As with the Indulkana community the prints cross cultural styles. Some images are traditional, some are in a western manner, others a mixture of the two. Prints by Jimmy Pike have been exhibited widely in Australia over the last two years and he is the best known of the Western Australian group.[15] Born in the Great Sandy Desert, Pike’s early life was spent as a member of a nomadic group, with his family living in a traditional style, hunting, gathering and moving according to the seasons. Later when his family moved north he began working as a stockman in the Fitzroy Valley.

In 1980, while at Fremantle, Pike began to paint, drawing upon the lore of his ancestral country and the stories he had absorbed as a youth. He mostly works in the simple linocut technique but engraves his blocks with such vigour that they are in danger of breaking up. For this reason most of Pike’s prints have been transferred to screenprints for editioning. Some such as Mirnmirt, are translations of traditional sand drawings while other prints have more recent events as their subjects. Jarlujangka Wangki deals with irresponsible bomb-dropping exercises held in the desert during the Second World War. The non-traditional subject matter produces a corresponding change in imagery. Since 1985 Pike has also produced colour screenprints.

Dennis Phillips Deeaggidditt was born in Leonora, four hundred kilometres north-east of Perth. His linocut The Blind Man tells one of the stories of his people, some of which have been passed on to him by his great grandfather. Mervyn Street, another Aboriginal artist who has worked at Fremantle, has also recently begun making linocuts based on traditional stories.

One of the few traditional Aboriginal artists to produce etchings is Martin Dougal, from the Broome area. His paintings, etchings and linocuts convey the intensity of light, colour and heat found in ‘the breakaway country’.

Another innovative project being undertaken by the Western Australian Aboriginal artists is the illustration of the story The Girl who danced with Brolgas. Jackie McArthur, Dennis Phillips, Wilbur Porter and Jimmy Pike – all artists from different areas – have pooled their feelings about this particular story and their land and expressed them in a series of monotypes, which will be published shortly in book form.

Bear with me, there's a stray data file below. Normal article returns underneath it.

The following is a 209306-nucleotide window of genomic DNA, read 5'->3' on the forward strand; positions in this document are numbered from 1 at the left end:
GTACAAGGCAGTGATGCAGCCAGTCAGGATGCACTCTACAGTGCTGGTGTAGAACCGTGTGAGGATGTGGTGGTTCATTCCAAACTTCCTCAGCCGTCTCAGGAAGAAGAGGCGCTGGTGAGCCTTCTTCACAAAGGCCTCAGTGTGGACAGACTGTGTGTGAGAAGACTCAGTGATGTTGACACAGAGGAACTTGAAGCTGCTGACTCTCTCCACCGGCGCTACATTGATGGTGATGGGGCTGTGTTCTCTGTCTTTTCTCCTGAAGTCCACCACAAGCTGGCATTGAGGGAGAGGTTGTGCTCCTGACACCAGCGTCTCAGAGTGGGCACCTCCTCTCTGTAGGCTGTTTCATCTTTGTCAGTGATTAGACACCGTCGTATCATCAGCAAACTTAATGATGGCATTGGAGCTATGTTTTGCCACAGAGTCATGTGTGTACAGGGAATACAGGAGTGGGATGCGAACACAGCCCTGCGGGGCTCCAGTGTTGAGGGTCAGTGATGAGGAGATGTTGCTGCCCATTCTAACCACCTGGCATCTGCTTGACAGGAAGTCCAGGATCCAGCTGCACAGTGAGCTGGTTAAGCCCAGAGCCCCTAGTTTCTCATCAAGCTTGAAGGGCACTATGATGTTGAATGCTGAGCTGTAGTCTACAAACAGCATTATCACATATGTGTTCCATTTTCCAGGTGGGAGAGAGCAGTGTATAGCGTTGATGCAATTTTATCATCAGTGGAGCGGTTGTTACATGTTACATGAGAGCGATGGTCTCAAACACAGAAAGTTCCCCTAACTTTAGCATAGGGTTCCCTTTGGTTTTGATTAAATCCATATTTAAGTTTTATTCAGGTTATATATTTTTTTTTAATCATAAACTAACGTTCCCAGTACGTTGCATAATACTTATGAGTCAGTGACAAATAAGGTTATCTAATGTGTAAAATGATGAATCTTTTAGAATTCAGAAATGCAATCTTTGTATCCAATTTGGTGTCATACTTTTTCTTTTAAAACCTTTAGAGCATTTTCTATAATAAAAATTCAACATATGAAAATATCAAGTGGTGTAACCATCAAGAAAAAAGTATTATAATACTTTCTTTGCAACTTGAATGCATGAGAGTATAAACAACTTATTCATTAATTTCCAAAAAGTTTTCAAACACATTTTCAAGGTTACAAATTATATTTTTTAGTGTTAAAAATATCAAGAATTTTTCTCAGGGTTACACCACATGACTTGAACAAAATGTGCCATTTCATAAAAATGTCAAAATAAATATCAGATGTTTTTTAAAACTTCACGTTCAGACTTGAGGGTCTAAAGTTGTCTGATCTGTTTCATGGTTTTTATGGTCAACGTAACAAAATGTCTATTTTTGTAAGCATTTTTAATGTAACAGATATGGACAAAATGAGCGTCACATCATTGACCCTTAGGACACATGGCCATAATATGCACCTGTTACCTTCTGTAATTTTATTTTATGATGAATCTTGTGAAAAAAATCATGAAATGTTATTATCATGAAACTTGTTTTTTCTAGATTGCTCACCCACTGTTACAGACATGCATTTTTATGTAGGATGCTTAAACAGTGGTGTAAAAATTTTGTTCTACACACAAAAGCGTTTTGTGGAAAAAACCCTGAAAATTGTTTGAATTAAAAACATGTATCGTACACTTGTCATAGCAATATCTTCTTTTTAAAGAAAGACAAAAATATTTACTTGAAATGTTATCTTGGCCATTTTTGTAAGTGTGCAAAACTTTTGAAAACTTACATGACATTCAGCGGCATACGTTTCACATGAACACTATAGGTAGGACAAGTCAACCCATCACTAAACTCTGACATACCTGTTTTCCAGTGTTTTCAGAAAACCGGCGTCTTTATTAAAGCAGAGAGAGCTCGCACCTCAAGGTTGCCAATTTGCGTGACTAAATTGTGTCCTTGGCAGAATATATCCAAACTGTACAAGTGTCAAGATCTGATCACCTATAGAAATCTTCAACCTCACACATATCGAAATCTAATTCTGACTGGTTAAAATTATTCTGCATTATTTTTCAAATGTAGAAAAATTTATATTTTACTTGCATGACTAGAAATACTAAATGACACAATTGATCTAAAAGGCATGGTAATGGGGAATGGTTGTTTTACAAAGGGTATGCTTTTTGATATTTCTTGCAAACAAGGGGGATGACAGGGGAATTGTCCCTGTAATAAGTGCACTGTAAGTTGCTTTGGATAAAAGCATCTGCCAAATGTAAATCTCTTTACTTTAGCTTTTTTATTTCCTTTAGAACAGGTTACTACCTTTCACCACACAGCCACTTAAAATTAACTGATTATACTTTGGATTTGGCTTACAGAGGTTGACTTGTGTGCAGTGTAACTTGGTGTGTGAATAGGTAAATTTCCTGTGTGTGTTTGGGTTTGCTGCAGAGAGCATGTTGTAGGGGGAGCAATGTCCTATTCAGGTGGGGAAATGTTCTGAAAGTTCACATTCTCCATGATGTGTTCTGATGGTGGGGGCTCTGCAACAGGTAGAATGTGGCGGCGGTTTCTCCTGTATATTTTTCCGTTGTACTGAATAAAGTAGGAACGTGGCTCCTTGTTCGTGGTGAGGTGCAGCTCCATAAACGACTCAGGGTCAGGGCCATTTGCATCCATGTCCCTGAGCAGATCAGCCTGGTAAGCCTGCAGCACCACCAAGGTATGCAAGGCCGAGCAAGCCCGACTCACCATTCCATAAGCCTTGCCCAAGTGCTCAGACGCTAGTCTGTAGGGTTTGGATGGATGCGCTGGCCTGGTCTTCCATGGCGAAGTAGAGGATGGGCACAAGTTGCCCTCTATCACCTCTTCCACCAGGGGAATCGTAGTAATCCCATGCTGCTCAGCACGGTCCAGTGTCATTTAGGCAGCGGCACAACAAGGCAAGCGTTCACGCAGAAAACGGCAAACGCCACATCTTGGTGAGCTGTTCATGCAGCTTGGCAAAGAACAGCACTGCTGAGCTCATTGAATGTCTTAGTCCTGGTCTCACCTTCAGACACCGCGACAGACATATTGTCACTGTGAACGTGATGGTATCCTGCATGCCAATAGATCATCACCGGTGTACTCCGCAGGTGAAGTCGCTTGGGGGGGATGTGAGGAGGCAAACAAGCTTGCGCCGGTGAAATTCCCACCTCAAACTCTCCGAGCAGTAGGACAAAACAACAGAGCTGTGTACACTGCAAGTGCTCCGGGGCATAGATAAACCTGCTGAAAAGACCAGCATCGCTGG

Urban Koories

In her introduction to Koori Art ’84 the Aboriginal rights activist Bobbi Sykes commented that

While the world would rather think of Aboriginal artists as frozen in the pre-Cook era, contemporary black artists confront the conscience of the global public with images of our modern reality … this provides the black artists with their subject matter, and, often their means.[16]

Koori art is produced by urban Aboriginals who are often trained in western traditions but, as Sykes notes, have ‘one foot firmly in each world’.

Most of the urban Koories are younger artists (born in the 1950s or early 1960s) who grew up after the breakdown of the government’s ‘assimilate at all costs’ policy. But the distinction between traditional and Koori art is not hard and fast; for instance Banduk Marika, whose traditional prints have already been discussed, lives in Sydney. She exhibited in Koori Art ’84 as did Ernabella Arts Inc, Alice Springs, which promotes Pitjantjatjara women’s art.

It is not always easy for Koori artists, much criticism coming from within Aboriginal society. Some are criticised for not being the rightful owners of the images they use and are sometimes regarded as little more than fashionable image scavengers.

Raymond Meeks was born in Sydney in 1957 and after gaining a Certificate of Art in Queensland, completed his Diploma and post-graduate studies at Alexander Mackie College of Advanced Education in Sydney. He was awarded his Bachelor of Arts from City Art Institute, Sydney, in 1984. Although primarily a painter and printmaker, Meeks has also produced illustrations for the Aboriginal newspaper AIM, posters for Koori Art ’84 and Jack Davis’ play Honey Spot, and he was commissioned by Australia Post to design the Australia Day stamp for 1986.[17] His linocut Mimi displays the crisp cut and the immediacy that he likes in this technique. It also shows his use of often familiar Aboriginal motifs from different tribal areas. He explains, ‘I am obsessed by that imagery – Papunya, Maningrida, Yirrkala. I am trying to blend them because it works for me. I am hunting for lost pieces of myself.’[18]

The Koori art movement is strongest in Sydney. Fiona Foley, born 1964, studied at East Sydney Technical College, and Sydney College of Arts. During 1983 she was a visiting student at St Martin’s School of Art, London, and on her return to Australia worked as an assistant at Max Miller’s printing workshop in Sydney. She has frequently produced etchings that have been printed in a monotype manner. Sea Shells on the Sea Shore is typical, with the realistically depicted shells floating over a nebulous background of sand, sea, spray and stars.[19]

In 1985 Foley travelled to Aboriginal communities at Bathurst Island and Raminginging in Arnhem Land, where she developed a few drawings which she would later use for etchings. ‘Watching the freeness of the children paint and the political subject matter they painted has also enabled me to feel free to choose topics and styles in which I can depict another view on Australian history.’[20]


Political posters